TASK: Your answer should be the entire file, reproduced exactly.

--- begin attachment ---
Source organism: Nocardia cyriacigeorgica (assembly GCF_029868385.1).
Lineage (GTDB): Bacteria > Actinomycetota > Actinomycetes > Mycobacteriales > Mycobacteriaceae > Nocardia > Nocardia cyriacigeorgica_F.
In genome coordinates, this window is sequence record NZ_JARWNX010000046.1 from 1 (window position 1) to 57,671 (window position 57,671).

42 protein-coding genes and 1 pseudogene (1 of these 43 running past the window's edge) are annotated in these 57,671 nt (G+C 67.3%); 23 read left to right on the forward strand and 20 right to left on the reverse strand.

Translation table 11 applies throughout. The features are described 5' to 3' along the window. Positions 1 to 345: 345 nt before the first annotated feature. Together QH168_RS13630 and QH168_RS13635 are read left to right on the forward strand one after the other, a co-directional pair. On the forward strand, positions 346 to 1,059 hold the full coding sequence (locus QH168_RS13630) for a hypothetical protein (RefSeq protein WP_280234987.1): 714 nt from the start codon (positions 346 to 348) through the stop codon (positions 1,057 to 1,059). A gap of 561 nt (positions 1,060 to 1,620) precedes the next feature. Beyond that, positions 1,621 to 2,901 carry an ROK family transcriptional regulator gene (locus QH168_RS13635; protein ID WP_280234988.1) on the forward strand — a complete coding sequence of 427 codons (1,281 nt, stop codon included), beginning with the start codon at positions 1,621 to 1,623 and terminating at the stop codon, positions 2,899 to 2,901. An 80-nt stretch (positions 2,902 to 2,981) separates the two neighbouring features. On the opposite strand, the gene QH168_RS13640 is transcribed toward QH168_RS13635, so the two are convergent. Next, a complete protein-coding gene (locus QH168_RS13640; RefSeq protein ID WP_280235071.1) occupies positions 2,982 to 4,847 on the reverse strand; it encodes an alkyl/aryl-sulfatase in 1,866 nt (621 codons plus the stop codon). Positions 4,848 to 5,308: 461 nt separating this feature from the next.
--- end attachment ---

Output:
Source organism: Nocardia cyriacigeorgica (assembly GCF_029868385.1).
Lineage (GTDB): Bacteria > Actinomycetota > Actinomycetes > Mycobacteriales > Mycobacteriaceae > Nocardia > Nocardia cyriacigeorgica_F.
In genome coordinates, this window is sequence record NZ_JARWNX010000046.1 from 1 (window position 1) to 57,671 (window position 57,671).

42 protein-coding genes and 1 pseudogene (1 of these 43 running past the window's edge) are annotated in these 57,671 nt (G+C 67.3%); 23 read left to right on the forward strand and 20 right to left on the reverse strand.

Translation table 11 applies throughout. The features are described 5' to 3' along the window. Positions 1 to 345: 345 nt before the first annotated feature. Together QH168_RS13630 and QH168_RS13635 are read left to right on the forward strand one after the other, a co-directional pair. On the forward strand, positions 346 to 1,059 hold the full coding sequence (locus QH168_RS13630) for a hypothetical protein (RefSeq protein WP_280234987.1): 714 nt from the start codon (positions 346 to 348) through the stop codon (positions 1,057 to 1,059). A gap of 561 nt (positions 1,060 to 1,620) precedes the next feature. Beyond that, positions 1,621 to 2,901 carry an ROK family transcriptional regulator gene (locus QH168_RS13635; protein ID WP_280234988.1) on the forward strand — a complete coding sequence of 427 codons (1,281 nt, stop codon included), beginning with the start codon at positions 1,621 to 1,623 and terminating at the stop codon, positions 2,899 to 2,901. An 80-nt stretch (positions 2,902 to 2,981) separates the two neighbouring features. On the opposite strand, the gene QH168_RS13640 is transcribed toward QH168_RS13635, so the two are convergent. Next, a complete protein-coding gene (locus QH168_RS13640; RefSeq protein ID WP_280235071.1) occupies positions 2,982 to 4,847 on the reverse strand; it encodes an alkyl/aryl-sulfatase in 1,866 nt (621 codons plus the stop codon). Positions 4,848 to 5,308: 461 nt separating this feature from the next.